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The moody "Theme from Blonde," with Roy Hargrove's mellow trumpet in the spotlight, sets the stage for an album of relaxed swing and throwbacks to an earlier, comfortable period. Marilyn Monroe was a product of the big band era. It affected her tastes in music ... and other things. She later helped launch Playboy magazine. Now, a television mini-series based on the life of Monroe helps launch Concord's Playboy Jazz label. Patrick Williams' songs and arrangements depict a life of glamour and fabled success that is undermined by nagging questions and mystery. Suave tenor saxophonists Scott Hamilton and Plas Johnson recall an era when jazz was "cool" and simple. Like the life of Marilyn Monroe, jazz was not over-analyzed, back then, to the point of trivialization. How times have changed.
Gregg Field and Warren Luening lead a terrific selection that recalls the mesmerizing power of Gene Krupa. Bill Watrous and Plas Johnson trade solos on a mellow big band ballad. Similarly, Kenny Burrell and Mike Lang trade off in a heated Count Basie kind of affair. James Moody's conversation with the orchestra on "Me and my Baby" changes the scene slightly, as the veteran smokes an improvised affair to heat things up. The jazz standard "Three Little Words" features Watrous and clarinetist Terry Harrington. Luening's ballad feature, "I Can't Give You Anything But Love," adds a touch of class, while Dennis Rowland's vocal selection summarizes the film's searing passion and lonelier moments.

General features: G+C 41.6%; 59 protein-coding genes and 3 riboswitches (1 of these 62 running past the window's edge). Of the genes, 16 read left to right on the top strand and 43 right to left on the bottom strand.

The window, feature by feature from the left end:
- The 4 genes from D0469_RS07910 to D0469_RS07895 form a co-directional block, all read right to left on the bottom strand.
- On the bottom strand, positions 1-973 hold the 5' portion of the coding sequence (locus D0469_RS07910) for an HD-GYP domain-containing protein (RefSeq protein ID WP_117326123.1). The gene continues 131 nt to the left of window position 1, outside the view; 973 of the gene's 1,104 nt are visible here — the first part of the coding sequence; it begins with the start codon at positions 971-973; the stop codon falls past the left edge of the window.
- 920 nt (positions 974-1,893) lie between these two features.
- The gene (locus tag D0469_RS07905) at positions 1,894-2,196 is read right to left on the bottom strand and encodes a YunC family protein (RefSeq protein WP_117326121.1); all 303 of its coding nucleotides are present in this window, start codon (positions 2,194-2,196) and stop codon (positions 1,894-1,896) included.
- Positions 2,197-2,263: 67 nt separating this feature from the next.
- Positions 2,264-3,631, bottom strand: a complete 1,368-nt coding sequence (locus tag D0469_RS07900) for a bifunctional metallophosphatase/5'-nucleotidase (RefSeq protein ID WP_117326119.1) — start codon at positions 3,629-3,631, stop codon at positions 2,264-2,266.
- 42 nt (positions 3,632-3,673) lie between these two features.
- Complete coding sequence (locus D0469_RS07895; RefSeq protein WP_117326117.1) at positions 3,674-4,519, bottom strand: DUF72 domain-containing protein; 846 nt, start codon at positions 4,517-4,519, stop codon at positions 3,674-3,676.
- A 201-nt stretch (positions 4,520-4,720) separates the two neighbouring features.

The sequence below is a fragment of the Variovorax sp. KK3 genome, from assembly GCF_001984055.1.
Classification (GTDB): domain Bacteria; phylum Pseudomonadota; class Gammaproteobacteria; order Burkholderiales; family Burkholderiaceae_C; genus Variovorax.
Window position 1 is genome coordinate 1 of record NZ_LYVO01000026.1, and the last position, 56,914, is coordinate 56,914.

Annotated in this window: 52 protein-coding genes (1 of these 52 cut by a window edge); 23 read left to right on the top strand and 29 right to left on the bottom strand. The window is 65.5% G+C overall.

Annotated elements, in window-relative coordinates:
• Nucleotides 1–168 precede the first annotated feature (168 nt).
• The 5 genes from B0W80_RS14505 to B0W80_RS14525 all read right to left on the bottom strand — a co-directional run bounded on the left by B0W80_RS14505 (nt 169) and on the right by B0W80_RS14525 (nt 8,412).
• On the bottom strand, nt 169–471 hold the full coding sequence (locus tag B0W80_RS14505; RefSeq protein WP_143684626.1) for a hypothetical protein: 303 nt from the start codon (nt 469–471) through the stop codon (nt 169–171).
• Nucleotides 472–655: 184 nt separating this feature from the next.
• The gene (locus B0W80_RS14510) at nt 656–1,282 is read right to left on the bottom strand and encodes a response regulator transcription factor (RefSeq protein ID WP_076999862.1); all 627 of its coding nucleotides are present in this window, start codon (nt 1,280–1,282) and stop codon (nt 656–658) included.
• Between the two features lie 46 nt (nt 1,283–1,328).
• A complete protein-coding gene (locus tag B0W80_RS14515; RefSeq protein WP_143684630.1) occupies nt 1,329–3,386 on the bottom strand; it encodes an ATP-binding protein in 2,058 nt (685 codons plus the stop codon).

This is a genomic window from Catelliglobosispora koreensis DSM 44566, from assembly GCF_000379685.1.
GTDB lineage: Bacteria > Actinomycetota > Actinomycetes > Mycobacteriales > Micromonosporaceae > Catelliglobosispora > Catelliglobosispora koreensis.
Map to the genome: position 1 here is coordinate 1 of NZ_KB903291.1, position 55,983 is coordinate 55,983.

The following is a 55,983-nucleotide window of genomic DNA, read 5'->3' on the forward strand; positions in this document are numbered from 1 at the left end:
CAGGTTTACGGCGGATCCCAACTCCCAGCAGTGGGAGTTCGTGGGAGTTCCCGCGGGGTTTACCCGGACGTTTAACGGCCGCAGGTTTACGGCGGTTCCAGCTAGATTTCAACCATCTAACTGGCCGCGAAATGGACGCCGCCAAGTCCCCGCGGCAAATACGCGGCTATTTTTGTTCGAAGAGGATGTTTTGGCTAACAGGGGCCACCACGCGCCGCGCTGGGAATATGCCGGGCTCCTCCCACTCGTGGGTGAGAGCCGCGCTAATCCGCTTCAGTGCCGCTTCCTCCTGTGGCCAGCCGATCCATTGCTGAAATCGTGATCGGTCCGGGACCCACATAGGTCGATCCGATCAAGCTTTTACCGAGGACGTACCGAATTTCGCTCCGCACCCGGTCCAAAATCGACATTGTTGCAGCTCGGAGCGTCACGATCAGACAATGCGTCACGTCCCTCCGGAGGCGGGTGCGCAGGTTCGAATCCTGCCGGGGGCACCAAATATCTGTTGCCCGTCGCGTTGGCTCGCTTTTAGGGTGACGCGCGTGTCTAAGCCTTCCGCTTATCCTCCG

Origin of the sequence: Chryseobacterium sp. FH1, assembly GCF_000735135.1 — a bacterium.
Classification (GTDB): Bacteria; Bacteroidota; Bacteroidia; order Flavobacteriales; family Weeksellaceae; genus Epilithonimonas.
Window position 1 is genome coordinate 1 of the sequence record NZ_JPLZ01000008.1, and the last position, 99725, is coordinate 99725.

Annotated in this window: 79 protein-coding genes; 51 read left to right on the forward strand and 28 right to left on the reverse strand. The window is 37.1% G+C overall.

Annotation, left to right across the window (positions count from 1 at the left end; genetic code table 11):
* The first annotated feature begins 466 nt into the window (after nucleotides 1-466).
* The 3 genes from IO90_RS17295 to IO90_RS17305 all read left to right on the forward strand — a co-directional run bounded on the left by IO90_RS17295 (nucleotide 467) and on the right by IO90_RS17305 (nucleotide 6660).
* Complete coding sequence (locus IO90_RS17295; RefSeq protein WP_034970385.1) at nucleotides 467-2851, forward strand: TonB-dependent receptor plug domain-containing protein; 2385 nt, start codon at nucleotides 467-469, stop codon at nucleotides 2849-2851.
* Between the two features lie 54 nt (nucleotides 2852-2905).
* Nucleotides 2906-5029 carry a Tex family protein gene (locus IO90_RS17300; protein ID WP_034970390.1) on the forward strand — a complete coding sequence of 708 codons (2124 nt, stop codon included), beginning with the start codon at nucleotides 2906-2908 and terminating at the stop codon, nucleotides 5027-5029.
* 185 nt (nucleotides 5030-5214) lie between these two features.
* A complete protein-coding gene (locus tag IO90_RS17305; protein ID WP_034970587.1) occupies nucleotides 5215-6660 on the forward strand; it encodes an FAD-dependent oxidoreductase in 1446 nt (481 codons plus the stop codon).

Concord Records has selected from the finest of L.A.'s big band artists to produce the soundtrack for this mini-series and inaugural Playboy label release. The mood that Patrick Williams captures is both genuine and fresh.
Track Listing: Theme fromBlonde; Party Time; The Blues for Norma Jean; The Road to My Heart; Cool Pads; Heat (The Slow Burn); Chelsea Bridge; The Big Time Bounce; One Sunny Day; Firelight; I Can't Give You Anything But Love; You're My Dream; Easy Street; Me and My Baby; Three Little Words; The Road to My Heart.
Personnel: Ray Brown- bass; Kenny Burrell- guitar; Roy Hargrove, Snooky Young- trumpet; Bill Watrous- trombone; Plas Johnson, Scott Hamilton, James Moody- tenor saxophone; Dennis Rowland- vocal; Orchestra: Mike Lang- piano; Chuck Berghofer- bass; Gregg Field- drums; Mundell Lowe- guitar; Larry Bunker- vibraphone; Warren Luening, Wayne Bergeron- trumpet; Dan Higgins- alto saxophone; Terry Harrington- tenor saxophone, clarinet; Lee Callett- baritone saxophone; Endr
I love jazz because anything is possible; it has few rules and the best jazz breaks those ones. I prefer free improv because it doesn't really have any rules at all.
I was first exposed to jazz in my teens (in the late sixties).
The first jazz record I bought was Filles de Kilimanjaro by Miles Davis, shortly followed by Extrapolation by John McLaughlin.
My advice to new listeners is to listen as widely as possible and not to make snap judgments--stick with it.